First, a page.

“Look at the sand in your hands. It can be molded to the shapes your hands make. We scoop it out of the surf and it falls through our fingers. There are things we're afraid of out there, and we sit just out reach of them, but within the grasp of their impressions. The sand falls through our fingers, and it plops into the tide, sending back up drops of water to hit our hands—the molders of our lives.” I said all that in hope against the hopelessness of being forgotten.
Then he said, “What if this is life? Not just the metaphor, but the act of holding sand in our hands.
I relish in his idea of wiping away my fear of an unimportant life. And by this point, it's safe to assume I live to relish ideas.

The last bit of sand from the last handful of sand was washed from my hand and I looked back at the clouded horizon, pitch black with frightful clouds and said:
“Nick, if I don't become a writer. If I live a life where I just convince myself everything's fine, and that dream will come true after I finish all the practical prep I 'must' do. I will **** myself.
I looked at him, Relowatiphsy in my heart, and he said:
“As a friend, I'd be sad, but I'd understand. But that means you have to literally fight for your life now—regardlessly.”
And he left me with those words. Just the same as my granddad left me a serious heed before he wanted to talk about something more cheerful, when I asked about his glory days fishing the Great *** Dee River. He said: “I wish I'd been here before the white man polluted the river. It would've been something to fish this water then”, then he paused to catch his breath, “Guess there are some things that stay, and others than go.” Then joy returned, as it always does.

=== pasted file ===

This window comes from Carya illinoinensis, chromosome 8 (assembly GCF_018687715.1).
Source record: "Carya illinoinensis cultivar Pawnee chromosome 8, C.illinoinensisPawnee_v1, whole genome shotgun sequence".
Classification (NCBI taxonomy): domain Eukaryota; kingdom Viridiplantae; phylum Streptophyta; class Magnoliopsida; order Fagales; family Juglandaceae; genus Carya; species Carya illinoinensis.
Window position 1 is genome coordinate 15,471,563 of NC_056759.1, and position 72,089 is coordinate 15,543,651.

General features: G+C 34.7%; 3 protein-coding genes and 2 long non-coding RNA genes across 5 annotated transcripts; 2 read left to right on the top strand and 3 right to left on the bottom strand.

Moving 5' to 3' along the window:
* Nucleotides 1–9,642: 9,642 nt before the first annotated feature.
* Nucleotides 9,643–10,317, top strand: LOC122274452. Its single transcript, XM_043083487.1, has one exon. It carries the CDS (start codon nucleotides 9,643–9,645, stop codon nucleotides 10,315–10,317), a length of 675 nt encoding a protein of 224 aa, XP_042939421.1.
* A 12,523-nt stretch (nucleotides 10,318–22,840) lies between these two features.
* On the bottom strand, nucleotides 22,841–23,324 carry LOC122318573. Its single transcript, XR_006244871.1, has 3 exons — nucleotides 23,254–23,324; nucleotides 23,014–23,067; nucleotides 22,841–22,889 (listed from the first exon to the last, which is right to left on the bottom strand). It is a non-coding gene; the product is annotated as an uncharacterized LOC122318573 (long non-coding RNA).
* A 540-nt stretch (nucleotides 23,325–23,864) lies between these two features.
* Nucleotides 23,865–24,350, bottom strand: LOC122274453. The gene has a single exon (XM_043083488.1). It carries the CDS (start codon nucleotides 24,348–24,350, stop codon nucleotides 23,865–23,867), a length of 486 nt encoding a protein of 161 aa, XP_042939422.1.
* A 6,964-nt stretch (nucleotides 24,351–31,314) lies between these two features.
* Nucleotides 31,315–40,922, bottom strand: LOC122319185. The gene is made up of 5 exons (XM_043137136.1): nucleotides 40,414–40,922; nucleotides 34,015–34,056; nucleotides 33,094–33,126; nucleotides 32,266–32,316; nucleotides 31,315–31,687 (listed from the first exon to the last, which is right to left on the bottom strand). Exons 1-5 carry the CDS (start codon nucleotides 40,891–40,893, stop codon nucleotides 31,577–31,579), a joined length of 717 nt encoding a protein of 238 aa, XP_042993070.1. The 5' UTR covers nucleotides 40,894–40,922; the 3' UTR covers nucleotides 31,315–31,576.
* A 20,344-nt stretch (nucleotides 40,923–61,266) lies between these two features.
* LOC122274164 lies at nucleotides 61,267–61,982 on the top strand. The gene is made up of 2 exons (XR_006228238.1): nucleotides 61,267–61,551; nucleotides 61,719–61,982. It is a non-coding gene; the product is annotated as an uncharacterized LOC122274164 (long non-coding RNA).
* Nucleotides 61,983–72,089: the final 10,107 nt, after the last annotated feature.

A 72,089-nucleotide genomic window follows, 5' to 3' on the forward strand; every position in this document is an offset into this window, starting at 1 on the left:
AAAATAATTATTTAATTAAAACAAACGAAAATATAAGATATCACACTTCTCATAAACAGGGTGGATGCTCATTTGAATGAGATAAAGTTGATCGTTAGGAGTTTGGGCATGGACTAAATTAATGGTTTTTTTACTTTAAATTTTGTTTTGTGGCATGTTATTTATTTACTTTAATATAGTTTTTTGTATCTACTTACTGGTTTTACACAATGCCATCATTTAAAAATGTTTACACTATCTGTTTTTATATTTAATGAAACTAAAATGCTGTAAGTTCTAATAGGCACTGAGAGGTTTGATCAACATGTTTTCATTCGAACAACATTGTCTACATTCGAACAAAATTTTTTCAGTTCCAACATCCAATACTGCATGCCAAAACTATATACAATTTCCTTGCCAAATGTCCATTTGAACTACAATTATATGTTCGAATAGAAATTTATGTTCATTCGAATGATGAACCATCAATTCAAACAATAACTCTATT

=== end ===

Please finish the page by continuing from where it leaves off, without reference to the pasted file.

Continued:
But the idea of what was happening to me didn't hit me until we were a few miles away from the beach, covered in sand, but the potential of the night after conquering my fear of heights over water had been shed in the ocean.
Around midnight, when the headache from the cheap hooka smoke wore off and the mystic veil of the clouds over the horizon has been closed in by the condensation on the windows of some Waffle House in Myrtle Beach. There was a wave of seriousness that broke over my imagination. Works calls for me tomorrow by two.
There's not much vacationing when you live in a vacation town.
And midnight—the witching hour—spooks away the posers too afraid to commit to rage against the fear.
But there are others—college students that walk in and complain about the temperature of the eating establishment, and the lack of ashtrays—how they must be thinking of dining and dashing—running from a box, but forever locked in it.

They make annoying music as I write this. That is how they deal.
This one was the unedited version (if I make that sound naughty or euphemistic).
Gladys P Jun 2014
A parade of fluorescent silhouettes,
Aim against a tranquil lit afternoon sky,
In a collage of interwoven blossoms,
Casually stretching,
Side by side.

Releasing a pleasant aroma,
Interlacing within the calming sea,
As the water creases, upon a bed of shimmery grains,
Below a shade of fluffy clouds,
A place you would never want to leave.

When the tides slowly washes in,
In a rich and mild lather .... lacking impel,
Underneath a ribbon of distinctive seashells,
Leaving a mesmerizing imprint,
And a magical spell.
Ayad Gharbawi Jan 2010
The Story Of Sara

Chapter 7

Ayad Gharbawi


Chapter 7: GETTING A JOB AS A PSYCHIATRIST



At around this time, I realized, that I was living with Sanji and I still wasn't working, and so, that dear soul was having to work overtime in order to take care of me.
  I swear Sanji never complained; not even a ****** hint – but, I to my embarrassment, I realized this fact!
  "Sanji I just want to tell you I'm so sorry for not working; I just want to,"